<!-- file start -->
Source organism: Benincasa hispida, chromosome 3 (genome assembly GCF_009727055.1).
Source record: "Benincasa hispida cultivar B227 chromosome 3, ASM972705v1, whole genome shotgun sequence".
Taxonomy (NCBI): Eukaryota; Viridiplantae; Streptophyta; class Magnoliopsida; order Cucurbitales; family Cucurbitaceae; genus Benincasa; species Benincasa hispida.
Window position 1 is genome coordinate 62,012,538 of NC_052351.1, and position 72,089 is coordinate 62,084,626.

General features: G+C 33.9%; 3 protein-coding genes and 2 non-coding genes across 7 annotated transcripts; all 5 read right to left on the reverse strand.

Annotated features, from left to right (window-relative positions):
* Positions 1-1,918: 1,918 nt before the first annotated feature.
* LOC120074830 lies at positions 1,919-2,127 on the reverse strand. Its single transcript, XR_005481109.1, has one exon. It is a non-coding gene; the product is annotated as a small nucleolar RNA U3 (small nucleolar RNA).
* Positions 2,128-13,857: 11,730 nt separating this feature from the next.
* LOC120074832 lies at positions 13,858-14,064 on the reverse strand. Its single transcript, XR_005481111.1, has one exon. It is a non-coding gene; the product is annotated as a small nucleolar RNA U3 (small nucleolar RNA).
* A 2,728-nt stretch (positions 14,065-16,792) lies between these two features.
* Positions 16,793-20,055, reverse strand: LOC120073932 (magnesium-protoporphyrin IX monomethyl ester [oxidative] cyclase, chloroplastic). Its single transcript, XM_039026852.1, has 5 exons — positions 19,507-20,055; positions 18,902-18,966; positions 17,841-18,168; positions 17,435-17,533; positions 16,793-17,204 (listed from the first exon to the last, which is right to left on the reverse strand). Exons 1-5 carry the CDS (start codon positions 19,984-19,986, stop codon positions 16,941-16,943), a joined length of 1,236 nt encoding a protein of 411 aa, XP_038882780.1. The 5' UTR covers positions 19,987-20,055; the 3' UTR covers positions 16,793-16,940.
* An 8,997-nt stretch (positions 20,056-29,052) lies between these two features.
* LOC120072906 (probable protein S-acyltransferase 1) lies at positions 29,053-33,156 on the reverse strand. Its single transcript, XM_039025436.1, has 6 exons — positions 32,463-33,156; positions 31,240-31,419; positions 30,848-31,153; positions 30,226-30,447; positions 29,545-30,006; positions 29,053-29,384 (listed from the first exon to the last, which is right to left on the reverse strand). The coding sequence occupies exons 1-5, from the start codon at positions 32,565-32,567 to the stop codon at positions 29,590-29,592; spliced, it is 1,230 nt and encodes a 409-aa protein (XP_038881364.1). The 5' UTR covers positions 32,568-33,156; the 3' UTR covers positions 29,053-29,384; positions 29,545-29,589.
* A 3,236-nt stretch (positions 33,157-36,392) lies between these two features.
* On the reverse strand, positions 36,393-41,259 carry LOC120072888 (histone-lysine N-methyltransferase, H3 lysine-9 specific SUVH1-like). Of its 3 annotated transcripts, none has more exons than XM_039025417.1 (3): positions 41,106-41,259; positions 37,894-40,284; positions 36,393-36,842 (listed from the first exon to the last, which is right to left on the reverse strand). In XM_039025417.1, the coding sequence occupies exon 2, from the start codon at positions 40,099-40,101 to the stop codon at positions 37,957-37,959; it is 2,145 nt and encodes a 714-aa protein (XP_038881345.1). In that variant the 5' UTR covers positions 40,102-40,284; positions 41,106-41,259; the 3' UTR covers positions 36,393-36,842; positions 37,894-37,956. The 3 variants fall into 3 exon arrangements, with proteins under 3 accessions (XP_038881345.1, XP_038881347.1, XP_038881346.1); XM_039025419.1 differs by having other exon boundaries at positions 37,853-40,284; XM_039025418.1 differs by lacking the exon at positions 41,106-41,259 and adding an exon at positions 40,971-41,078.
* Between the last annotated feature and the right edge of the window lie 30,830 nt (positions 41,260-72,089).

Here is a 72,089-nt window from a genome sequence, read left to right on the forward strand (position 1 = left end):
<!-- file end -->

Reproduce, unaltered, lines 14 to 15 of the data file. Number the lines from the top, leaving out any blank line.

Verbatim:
* LOC120072906 (probable protein S-acyltransferase 1) lies at positions 29,053-33,156 on the reverse strand. Its single transcript, XM_039025436.1, has 6 exons — positions 32,463-33,156; positions 31,240-31,419; positions 30,848-31,153; positions 30,226-30,447; positions 29,545-30,006; positions 29,053-29,384 (listed from the first exon to the last, which is right to left on the reverse strand). The coding sequence occupies exons 1-5, from the start codon at positions 32,565-32,567 to the stop codon at positions 29,590-29,592; spliced, it is 1,230 nt and encodes a 409-aa protein (XP_038881364.1). The 5' UTR covers positions 32,568-33,156; the 3' UTR covers positions 29,053-29,384; positions 29,545-29,589.
* A 3,236-nt stretch (positions 33,157-36,392) lies between these two features.